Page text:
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BAE frigate deal referred to anti-corruption commission
Referral comes in same week the controversial procurement will face a second parliamentary hearing
The Defence Department’s $46 billion (and rising) acquisition from BAE Systems of nine warships has been referred to the National Anti-Corruption Commission (NACC).
The referral follows our exclusive two-part investigation into Australia’s second largest naval procurement.
Greens’ defence spokesperson Senator David Shoebridge made the referral. ‘The Greens referred this issue to the NACC because it shows that the culture Coalition and Labor governments have fostered in Defence is not serving the interests of the community,’ said Senator Shoebridge.
‘This isn’t a case of corrupt individuals or bags of cash changing hands, it’s about a public process that has been brought down to produce a predetermined outcome.
‘This is what the NACC was designed for – to uncover systemic breaches of public trust, especially when they have become embedded in the system,’ Senator Shoebridge said.
BAE Systems is Australia’s largest defence contractor and the world’s sixth largest arms corporation.
An Australian National Audit Office report into the procurement, released in May, was scathing in its assessment of the Defence Department’s management of the procurement.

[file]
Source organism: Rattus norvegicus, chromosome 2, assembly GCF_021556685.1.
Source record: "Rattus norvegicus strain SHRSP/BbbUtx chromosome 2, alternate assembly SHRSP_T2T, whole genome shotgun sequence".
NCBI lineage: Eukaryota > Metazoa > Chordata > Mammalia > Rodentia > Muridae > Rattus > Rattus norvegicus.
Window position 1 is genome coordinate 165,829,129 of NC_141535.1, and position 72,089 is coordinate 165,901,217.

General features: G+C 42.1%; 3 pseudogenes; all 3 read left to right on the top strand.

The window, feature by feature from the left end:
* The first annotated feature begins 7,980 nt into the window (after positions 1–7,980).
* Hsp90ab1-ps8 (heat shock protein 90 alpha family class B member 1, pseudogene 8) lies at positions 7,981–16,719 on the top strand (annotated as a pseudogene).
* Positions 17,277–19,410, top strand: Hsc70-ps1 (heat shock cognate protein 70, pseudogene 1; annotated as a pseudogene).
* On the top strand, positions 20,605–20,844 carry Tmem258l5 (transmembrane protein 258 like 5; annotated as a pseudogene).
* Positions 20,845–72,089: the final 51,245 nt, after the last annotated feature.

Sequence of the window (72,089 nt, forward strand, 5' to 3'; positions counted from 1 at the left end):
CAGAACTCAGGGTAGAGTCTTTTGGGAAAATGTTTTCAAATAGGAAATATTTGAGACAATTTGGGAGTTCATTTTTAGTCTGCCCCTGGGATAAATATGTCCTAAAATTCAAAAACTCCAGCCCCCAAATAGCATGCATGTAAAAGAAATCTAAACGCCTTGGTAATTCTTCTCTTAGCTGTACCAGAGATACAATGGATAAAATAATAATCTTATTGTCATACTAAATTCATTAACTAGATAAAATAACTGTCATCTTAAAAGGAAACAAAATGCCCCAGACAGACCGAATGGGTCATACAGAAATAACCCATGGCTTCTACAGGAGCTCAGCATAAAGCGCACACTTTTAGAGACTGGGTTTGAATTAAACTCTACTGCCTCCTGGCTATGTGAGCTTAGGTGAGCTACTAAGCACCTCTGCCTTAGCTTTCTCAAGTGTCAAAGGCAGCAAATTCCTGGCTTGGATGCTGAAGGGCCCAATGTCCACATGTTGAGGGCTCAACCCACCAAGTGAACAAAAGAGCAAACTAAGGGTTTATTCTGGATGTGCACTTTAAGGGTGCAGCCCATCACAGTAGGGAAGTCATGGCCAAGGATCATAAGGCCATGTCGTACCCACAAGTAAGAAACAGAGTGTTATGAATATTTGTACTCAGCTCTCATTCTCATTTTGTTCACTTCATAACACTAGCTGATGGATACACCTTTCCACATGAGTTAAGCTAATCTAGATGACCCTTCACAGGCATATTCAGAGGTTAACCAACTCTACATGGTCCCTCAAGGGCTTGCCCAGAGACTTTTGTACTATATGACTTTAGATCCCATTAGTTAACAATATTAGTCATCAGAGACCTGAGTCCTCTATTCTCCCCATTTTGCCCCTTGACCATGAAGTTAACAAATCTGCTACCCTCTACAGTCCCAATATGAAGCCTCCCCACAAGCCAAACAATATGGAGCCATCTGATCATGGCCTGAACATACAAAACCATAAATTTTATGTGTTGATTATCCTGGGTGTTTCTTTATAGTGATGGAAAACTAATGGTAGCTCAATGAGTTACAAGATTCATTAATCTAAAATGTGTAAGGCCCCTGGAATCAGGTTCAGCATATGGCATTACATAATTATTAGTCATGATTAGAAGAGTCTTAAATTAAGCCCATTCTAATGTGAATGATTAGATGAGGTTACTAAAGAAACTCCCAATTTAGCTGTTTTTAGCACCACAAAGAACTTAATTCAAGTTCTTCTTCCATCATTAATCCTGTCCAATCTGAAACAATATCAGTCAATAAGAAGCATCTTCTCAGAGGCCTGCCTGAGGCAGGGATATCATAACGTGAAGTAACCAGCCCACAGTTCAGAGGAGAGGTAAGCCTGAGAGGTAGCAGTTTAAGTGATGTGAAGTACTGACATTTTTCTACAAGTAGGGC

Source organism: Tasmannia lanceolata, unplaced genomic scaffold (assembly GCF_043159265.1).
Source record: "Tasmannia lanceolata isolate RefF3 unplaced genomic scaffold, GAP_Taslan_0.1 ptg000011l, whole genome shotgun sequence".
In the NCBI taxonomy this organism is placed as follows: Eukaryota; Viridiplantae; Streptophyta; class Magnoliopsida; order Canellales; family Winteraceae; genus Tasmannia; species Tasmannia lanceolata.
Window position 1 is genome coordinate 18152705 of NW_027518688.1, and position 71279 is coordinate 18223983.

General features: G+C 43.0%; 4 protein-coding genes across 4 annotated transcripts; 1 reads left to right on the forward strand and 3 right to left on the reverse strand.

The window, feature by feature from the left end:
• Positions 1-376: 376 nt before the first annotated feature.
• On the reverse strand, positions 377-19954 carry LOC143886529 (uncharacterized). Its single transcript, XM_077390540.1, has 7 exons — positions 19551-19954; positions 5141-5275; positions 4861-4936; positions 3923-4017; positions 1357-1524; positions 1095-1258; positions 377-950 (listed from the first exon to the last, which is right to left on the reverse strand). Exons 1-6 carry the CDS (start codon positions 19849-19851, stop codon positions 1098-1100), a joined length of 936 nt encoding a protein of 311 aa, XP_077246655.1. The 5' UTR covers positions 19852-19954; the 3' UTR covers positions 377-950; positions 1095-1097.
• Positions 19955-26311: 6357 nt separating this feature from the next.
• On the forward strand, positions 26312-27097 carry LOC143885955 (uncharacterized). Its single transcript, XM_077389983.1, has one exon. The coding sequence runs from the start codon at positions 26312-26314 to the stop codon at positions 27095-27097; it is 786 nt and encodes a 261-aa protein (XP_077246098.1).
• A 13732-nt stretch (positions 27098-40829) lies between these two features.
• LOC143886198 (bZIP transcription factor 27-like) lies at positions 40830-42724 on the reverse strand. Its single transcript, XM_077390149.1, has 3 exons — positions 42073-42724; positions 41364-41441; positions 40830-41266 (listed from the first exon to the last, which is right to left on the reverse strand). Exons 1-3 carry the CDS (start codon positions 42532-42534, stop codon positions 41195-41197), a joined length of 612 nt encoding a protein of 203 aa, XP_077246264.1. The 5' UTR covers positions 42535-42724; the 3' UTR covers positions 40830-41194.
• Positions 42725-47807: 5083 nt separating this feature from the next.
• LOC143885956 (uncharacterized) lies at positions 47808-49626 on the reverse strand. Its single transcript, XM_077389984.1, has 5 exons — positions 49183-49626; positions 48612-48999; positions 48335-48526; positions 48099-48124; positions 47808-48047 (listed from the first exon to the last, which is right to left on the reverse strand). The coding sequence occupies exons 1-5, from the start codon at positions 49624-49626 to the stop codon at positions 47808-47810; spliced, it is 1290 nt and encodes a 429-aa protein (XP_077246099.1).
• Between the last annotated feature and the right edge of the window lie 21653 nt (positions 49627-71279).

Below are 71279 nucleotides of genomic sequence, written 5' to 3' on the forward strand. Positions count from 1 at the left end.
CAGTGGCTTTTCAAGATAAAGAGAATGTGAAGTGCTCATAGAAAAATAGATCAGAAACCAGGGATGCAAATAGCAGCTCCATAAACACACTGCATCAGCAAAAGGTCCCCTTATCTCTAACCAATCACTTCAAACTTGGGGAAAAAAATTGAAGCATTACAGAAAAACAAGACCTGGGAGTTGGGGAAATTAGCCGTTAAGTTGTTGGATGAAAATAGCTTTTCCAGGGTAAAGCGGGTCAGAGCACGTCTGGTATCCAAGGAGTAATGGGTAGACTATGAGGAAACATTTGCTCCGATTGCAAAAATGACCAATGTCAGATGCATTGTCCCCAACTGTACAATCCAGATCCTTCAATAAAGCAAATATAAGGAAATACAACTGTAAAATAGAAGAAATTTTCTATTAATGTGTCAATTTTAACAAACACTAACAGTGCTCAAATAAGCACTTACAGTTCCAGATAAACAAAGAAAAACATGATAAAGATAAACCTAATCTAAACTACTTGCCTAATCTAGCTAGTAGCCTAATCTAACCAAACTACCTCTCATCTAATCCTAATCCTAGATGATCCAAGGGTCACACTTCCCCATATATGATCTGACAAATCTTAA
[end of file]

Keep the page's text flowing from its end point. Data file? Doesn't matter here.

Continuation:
The audit report revealed that numerous critical documents in the procurement process were missing. These included the Defence Secretary’s rationale for putting BAE Systems on the final shortlist of three even though BAE’s ship design existed only on paper, contravening a key project objective that the ship be based on a military off-the-shelf design requiring minimal change.
Despite the significance and cost of the project, the Defence Department was also shown to have sidelined the core rule of government procurement – assessing value for money.
Within 24 hours of the audit report’s release, the Parliamentary Joint Committee of Public Accounts and Audit had launched an inquiry.
The committee’s second hearing on this procurement is scheduled for 9am Friday, 8 September. The chief executive of BAE Systems Australia, Mr Ben Hudson, is due to appear before the committee.
Senator Shoebridge also wants the NACC to look at how the Defence Department manages potential conflicts of interest given that former BAE Systems employees served on government advisory panels relating to this procurement. The senator is not alleging wrongdoing by panel members but has requested the process be examined by the NACC as it may amount to a breach of public trust.
“What we do know about the Hunter frigate procurement is that loud warnings were ignored, key checks and balances bulldozed, critical documents lost, and a small group of powerful insiders got the result they wanted,” he said.